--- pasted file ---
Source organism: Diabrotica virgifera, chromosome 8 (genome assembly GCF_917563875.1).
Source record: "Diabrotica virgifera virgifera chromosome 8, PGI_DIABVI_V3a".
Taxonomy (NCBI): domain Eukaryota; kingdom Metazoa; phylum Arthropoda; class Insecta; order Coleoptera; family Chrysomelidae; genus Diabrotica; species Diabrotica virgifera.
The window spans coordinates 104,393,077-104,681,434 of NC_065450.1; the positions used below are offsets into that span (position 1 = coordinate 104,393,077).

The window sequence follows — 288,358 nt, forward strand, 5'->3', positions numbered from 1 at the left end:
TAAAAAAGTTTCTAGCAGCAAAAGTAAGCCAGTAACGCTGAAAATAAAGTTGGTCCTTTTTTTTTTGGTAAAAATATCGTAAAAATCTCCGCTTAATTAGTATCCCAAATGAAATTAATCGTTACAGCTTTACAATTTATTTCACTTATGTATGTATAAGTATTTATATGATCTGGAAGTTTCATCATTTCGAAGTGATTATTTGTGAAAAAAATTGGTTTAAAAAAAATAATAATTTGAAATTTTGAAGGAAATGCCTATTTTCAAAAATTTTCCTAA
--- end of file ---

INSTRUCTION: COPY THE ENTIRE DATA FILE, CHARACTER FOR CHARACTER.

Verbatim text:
Source organism: Diabrotica virgifera, chromosome 8 (genome assembly GCF_917563875.1).
Source record: "Diabrotica virgifera virgifera chromosome 8, PGI_DIABVI_V3a".
Taxonomy (NCBI): domain Eukaryota; kingdom Metazoa; phylum Arthropoda; class Insecta; order Coleoptera; family Chrysomelidae; genus Diabrotica; species Diabrotica virgifera.
The window spans coordinates 104,393,077-104,681,434 of NC_065450.1; the positions used below are offsets into that span (position 1 = coordinate 104,393,077).

The window sequence follows — 288,358 nt, forward strand, 5'->3', positions numbered from 1 at the left end:
TAAAAAAGTTTCTAGCAGCAAAAGTAAGCCAGTAACGCTGAAAATAAAGTTGGTCCTTTTTTTTTTGGTAAAAATATCGTAAAAATCTCCGCTTAATTAGTATCCCAAATGAAATTAATCGTTACAGCTTTACAATTTATTTCACTTATGTATGTATAAGTATTTATATGATCTGGAAGTTTCATCATTTCGAAGTGATTATTTGTGAAAAAAATTGGTTTAAAAAAAATAATAATTTGAAATTTTGAAGGAAATGCCTATTTTCAAAAATTTTCCTAA